I had the need recently to use WooCommerce as both a shopping cart system (traditional e-commerce store front) and as a “1-click add to cart via button on a landing page” system. No idea what else to call it but you know the type where you land on a page and it gives you a few options and then usually goes to a pre-set checkout page for that item. In other words, I didn’t want to just have a button that took the user to the product page and hope for them to add it to the cart.
In addition to that I wanted to make it where the quantity was adjusted automatically. For example, I’d have a quantity of 1, 3 or 5 and give progressive discounts based on that quantity (I’ll show how I did that too).
Simple Product Instructions:
- Make sure WooCommerce is installed, activated and you have a product created.
- Ensure that AJAX add-to-cart option is activated (WooCommerce -> Settings -> Products)
- Find the product ID that you want to use. In my case the SIMPLE PRODUCT is 1084 and the VARIABLE PRODUCT is 1085.
- Now you’ll want to craft your URL that will be used on your landing page button. Replace the product ID with the yours and set the quantity that you’d like to add to the cart. Keep in mind that if they have that item in their cart already it will keep adding that quantity to it.[code]http://darrencrawford.com/cart/?add-to-cart=1084&quantity=3[/code]This what it will look like when you have it setup correctly. Feel free to click here and see for yourself.
- That’s it for a Simple Product type.
Variable Product Instructions:
- Step 1 is the same as above
- Step 2 is also the same
- Woah… step 3 is yet again the same.
- Here’s where it gets a little more complex. We need to get the attributes and variations and pass them in the URL otherwise you will get an error like this:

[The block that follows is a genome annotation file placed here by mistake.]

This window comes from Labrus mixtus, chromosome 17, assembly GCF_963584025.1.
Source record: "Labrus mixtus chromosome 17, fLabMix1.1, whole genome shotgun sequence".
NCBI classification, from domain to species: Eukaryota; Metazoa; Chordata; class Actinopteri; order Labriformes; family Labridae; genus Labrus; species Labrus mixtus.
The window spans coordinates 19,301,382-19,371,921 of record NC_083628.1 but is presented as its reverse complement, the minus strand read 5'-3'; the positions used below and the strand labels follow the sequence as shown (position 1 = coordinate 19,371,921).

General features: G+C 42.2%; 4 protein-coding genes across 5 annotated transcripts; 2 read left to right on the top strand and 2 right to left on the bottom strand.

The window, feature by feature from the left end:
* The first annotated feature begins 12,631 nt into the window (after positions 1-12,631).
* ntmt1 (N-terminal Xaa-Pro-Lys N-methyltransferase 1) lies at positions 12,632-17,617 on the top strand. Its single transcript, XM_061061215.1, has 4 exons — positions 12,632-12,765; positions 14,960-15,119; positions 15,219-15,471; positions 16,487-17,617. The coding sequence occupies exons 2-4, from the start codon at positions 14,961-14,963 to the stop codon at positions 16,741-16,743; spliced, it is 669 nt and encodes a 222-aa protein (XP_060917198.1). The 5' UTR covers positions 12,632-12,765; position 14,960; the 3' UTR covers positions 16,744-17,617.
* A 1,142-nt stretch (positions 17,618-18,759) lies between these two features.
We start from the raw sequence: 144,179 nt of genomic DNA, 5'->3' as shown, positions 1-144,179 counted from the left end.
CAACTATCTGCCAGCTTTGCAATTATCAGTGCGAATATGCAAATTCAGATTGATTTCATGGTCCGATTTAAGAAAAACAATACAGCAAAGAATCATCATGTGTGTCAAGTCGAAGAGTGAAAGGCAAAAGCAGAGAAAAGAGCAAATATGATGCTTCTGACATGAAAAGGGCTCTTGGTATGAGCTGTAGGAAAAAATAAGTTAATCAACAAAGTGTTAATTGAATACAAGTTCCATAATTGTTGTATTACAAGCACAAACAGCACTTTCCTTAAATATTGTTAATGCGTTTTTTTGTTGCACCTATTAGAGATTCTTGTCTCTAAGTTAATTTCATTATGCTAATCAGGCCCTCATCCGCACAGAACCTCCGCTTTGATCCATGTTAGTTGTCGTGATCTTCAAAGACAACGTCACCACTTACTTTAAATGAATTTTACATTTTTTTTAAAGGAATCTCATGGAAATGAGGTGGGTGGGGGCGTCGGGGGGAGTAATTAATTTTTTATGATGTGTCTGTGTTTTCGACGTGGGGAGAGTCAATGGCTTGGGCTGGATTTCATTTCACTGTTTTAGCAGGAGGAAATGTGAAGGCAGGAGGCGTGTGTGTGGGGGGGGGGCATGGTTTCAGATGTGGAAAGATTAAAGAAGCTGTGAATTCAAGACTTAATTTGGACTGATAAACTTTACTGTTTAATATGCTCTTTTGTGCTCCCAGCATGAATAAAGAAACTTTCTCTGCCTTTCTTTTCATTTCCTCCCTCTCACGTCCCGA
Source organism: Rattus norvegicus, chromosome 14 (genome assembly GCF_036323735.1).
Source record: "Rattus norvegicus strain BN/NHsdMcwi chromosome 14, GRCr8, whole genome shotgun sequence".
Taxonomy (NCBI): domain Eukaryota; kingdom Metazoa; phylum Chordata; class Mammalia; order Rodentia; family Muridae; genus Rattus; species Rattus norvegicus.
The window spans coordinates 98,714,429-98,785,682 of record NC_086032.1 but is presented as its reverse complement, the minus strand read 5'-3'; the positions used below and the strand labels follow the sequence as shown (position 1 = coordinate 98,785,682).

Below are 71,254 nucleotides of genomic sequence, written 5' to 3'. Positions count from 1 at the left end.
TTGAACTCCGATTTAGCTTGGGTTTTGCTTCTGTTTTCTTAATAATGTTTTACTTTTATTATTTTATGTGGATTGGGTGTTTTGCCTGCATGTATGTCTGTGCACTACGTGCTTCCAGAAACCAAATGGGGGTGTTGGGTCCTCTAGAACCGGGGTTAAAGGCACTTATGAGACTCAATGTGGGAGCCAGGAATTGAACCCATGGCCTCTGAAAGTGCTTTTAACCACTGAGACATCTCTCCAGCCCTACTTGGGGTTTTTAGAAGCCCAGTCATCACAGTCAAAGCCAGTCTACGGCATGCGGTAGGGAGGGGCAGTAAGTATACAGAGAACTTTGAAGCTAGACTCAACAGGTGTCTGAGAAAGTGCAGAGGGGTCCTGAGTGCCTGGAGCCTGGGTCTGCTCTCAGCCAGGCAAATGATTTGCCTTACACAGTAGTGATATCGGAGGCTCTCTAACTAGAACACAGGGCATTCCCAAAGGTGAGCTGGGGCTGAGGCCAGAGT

So start by clicking the Attributes tab in your WooCommerce product.
- Now use this attribute and variation in you URL construct like this:[code]http://darrencrawford.com/cart/?add-to-cart=1085&quantity=3&variation_id=1086&attribute_size=small[/code]Let’s break down that link:
?add-to-cart=1085 <– this is the ID for the item
&quantity=3 <– this will add 3 units to the cart
&variation_id=1086 <– this is the ID from the Variations tab for the item you are adding
&attribute_size=small <– this is the attribute and the plain text slug (let’s explore this part as it is the most confusing)
Everything after the &attribute_ is determined based on what your named your attribute. If it is a single word like Size (like I used above) then it would be &attribute_size.
If you decide to use two or more words then you will hyphenate the words after attribute. So if I used Shirt Size as the name of the attribute I’d construct the attribute variable as &attribute_shirt-size. See what I did there? There is an underscore after attribute but then the rest is hyphens.
What happens if you use special characters in your attribute name? You will need to make sure they are encoded with a tool so that:
Ben & Jerry becomes Ben%20%26%20Jerry
%20 = space
$26 = & symbol
Then you’d include that hot mess at the end of your attribute_ which would be: &attribute_Ben%20%26%20Jerry
Once you’ve put your URL together give it a test. If you have something wrong you’ll see an alert in the Woo cart. Just make sure that you have everything in place, that the URL is encoded if it is using special characters and the ID numbers match up to the product and variation you are trying to add.
Test it out:
Give it a go to see what happens: http://darrencrawford.com/cart/?add-to-cart=1085&quantity=3&variation_id=1086&attribute_size=small
Tools Used or Recommended:
- WooCommerce plugin ($0)
- WooCommerce Dynamic Pricing & Discounts ($25) (This was not installed but allows you to create dynamic pricing based on quantity, cart value and more.)